Your novel Hot Milk (2016) has a physical quality that stung me like a blistering sunburn. Long after the last page had been turned, the heat could still be felt under the skin, like it usually happens at the end of a day spent under strong sun.
The novel revolves around 25-year-old anthropologist Sofia Papastergiadis, who currently works in a coffee shop in London. She has abandoned her PhD to take care of her ailing mother, Rose. “The unfinished thesis I wrote for my doctorate still lurks in a digital file behind my shattered screen saver like an unclaimed suicide.” Born in Britain, Sofia hasn’t seen her Greek father in 11 years, since he returned to Greece and married a much younger woman, with whom he has just had a new daughter.
Rose is a former librarian who is suffering from a mysteriously intermittent form of leg paralysis. Sofia has spent much of her life taking care of her mother, trying to solve the mystery of her elusive illness. Moreover, Sofia is suffering from another form of paralysis herself: unwilling to take responsibility for her own life, and probably using her mother as an excuse for not moving forward – “a shield to protect herself from making a life” -, Sofia is stuck in her life, afraid of “failing and falling and feeling.”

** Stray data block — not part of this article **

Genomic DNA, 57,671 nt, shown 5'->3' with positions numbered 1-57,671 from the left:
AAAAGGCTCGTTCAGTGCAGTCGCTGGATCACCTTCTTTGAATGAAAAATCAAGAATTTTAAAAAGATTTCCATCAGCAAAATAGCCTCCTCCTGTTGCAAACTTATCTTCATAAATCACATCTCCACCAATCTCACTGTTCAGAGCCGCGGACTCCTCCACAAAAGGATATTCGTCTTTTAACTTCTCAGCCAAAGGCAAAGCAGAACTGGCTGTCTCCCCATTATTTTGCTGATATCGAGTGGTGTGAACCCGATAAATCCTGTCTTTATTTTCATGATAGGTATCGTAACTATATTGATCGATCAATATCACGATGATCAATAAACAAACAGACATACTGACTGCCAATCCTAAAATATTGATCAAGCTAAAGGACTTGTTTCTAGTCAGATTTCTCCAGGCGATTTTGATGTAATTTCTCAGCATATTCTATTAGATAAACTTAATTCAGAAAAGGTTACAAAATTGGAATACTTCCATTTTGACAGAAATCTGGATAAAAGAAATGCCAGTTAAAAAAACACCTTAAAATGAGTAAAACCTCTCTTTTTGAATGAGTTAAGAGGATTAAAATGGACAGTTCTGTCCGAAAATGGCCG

When the novel opens, Sofia and Rose are in Almería, on the Spanish coast of Andalusia, where, at considerable expense, they have travelled to so that Rose could attend the clinic of renowned but unorthodox physician, Dr. Gómez, in the hope that he might diagnose the mysterious illness. We don’t know if Rose’s medical symptoms are real or invented, if she is weak or manipulative, sick or a hypochondriac. Likewise, we don’t know if Sofia is being responsible towards her mother, or if she is using her mother’s illness to avoid taking responsibility over her own future. Who has become the crutch of whom?
Rose’s illness may or may not be a product of her imagination, so as Dr. Gómez may or may not be a quack. His eccentric approach casts a spell on Sofia, who starts to take small steps towards independence. She begins by taking two lovers – Juan, the beach lifeguard; and Ingrid Bauer, a German seamstress who may or may not be a borderline psychopath.